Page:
Tag: transfer of ownership

29 Jan

House Explosion Leading to Questions of Ownership and Ultimately, Responsibility Under the Law

Kira Domratchev Litigation, Uncategorized Tags: , , , , , , , , 0 Comments

Paul Zigomanis (“Paul”) died on April 20, 2015 as a result of an explosion that destroyed the home he lived in for 24 years (the “Brimley House”). At the time of Paul’s death, title to the Brimley House was in the name of Paul’s parents, John Zigomanis (“John”) and Mary Zigomanis (“Mary”).

A passerby who was driving by the Brimley House at the time of the explosion, and impacted by it, brought an action for negligence and under the Occupiers’ Liability Act as against Paul’s Estate and John’s Estate (Zambri v Cooperman, 2018 ONSC 7679). A motion was brought by the Estate Trustee During Litigation of Paul’s Estate, Jonathan Cooperman, (the “ETDL”) to determine whether the Brimley House was an asset of Paul’s Estate or John’s Estate, as this was an important issue that had to be determined before the litigation could proceed (Zigomanis Estate, 2017 ONSC 6855).

As there were more assets in John’s Estate, than in Paul’s Estate, the interested parties in the litigation would suffer an adverse consequence were it determined that the Brimley House properly belonged in Paul’s Estate.

The primary position of the ETDL was that a trust relationship was established between Paul’s parents and Paul, whereby a resulting trust arose between John and Mary and Paul and that title to the Brimley House “resulted back” to Paul upon John’s death on December 31, 2014.

Facts

On December 31, 1990, John and Mary took title as joint tenants to the property where the Brimley House was eventually built on, for $270,000.00, as joint owners. In May, 1991, Mary and John signed a deed transferring the Brimley House to Paul for “natural love and affection”. The Court found that Paul ultimately paid John and Mary $140,000.00 for the Brimley House. It was further held by the Court that the family understood that John and Mary were always going to help Paul to purchase a home.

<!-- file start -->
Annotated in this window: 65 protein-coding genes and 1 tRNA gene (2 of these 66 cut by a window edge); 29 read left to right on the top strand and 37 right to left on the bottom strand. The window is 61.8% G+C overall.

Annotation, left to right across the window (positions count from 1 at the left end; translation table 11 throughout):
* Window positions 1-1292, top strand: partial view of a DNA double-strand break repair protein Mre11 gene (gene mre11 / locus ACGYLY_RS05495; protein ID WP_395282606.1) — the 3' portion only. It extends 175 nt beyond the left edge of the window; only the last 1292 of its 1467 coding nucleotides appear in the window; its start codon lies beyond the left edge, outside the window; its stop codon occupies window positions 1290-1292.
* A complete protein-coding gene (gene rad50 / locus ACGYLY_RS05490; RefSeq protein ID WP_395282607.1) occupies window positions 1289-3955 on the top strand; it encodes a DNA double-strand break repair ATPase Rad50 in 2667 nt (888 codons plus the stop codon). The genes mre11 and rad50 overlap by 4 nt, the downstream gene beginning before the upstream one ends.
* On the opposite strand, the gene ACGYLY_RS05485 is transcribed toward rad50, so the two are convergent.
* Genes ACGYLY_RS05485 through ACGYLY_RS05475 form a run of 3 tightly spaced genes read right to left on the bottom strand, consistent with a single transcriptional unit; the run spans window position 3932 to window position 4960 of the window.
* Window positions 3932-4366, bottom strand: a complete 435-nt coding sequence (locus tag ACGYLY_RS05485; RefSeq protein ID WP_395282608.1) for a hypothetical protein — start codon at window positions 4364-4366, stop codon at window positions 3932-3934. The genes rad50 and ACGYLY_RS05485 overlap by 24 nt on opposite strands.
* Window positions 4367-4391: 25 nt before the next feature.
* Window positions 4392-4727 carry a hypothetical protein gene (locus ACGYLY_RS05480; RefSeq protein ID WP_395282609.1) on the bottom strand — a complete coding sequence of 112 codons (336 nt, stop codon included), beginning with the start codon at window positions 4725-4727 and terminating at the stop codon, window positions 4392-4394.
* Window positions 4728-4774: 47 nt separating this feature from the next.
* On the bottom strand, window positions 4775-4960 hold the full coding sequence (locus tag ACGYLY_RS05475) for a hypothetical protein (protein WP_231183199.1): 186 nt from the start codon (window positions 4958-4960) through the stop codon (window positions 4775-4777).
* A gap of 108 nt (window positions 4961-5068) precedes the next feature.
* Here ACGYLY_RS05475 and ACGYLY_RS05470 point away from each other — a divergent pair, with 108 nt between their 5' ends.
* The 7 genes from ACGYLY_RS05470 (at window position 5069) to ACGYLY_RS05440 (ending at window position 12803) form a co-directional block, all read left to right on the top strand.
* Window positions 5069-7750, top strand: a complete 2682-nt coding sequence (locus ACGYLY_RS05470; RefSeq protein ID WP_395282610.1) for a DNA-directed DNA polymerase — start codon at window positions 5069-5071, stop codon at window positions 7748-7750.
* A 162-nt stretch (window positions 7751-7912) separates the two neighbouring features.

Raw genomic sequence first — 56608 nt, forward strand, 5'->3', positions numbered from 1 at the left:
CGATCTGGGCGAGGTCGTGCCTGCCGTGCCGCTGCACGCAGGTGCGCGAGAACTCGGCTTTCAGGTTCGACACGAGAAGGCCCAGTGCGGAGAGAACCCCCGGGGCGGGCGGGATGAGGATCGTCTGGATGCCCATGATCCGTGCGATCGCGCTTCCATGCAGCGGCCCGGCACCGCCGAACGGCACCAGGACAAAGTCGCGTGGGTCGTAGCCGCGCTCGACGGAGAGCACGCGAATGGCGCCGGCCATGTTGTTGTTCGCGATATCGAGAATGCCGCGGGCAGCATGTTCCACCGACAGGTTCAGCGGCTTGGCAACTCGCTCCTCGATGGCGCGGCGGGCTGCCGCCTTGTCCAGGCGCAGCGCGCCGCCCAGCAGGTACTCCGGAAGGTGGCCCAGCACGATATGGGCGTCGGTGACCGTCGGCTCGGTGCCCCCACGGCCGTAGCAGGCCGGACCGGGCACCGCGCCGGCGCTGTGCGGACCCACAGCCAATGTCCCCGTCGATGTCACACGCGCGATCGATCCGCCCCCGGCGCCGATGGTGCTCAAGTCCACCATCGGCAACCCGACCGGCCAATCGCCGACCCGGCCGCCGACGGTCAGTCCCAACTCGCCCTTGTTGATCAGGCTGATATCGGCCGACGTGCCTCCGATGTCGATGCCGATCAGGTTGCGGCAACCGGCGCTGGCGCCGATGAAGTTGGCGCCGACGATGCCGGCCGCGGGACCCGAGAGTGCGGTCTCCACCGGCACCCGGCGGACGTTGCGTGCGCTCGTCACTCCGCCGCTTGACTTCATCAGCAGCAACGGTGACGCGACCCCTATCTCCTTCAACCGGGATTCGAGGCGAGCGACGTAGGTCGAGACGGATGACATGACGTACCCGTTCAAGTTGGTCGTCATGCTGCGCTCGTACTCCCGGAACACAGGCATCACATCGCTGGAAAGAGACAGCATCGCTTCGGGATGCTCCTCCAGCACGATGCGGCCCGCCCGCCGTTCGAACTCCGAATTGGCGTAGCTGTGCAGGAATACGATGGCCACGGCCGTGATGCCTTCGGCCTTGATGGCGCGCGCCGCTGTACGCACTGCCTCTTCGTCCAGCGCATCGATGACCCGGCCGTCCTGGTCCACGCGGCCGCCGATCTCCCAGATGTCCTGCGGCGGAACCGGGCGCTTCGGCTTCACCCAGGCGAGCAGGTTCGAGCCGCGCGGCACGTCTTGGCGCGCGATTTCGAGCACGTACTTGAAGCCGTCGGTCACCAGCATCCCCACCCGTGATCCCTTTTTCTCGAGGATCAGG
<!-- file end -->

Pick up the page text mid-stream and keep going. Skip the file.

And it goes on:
After moving into the Brimley House, Paul developed a drug addiction. Thereafter, on August 1, 1996, Paul transferred the Brimley House to Mary and John for $2.00. Mary and John put all the insurance, taxes and utility bills into their names and had the bills sent to their own home, however, Paul would transfer $500.00 per month to them for the payment of these expenses. It was understood by the family that this was done in order to protect the Brimley House from the potential repercussion of Paul’s substance abuse problems.

Mary died on March 23, 2013, leaving her Estate to John, who at the time suffered from dementia. Shortly thereafter, Gail MacDonald (“Gail”) and Violet Cooper (“Violet”), Paul’s sisters, who were managing John’s affairs, realized that Paul stopped making regular payments to their parents towards the Brimley House and offered to have the Brimley House transferred to Paul, immediately. Importantly, this letter was written well before the explosion giving rise to the litigation, took place.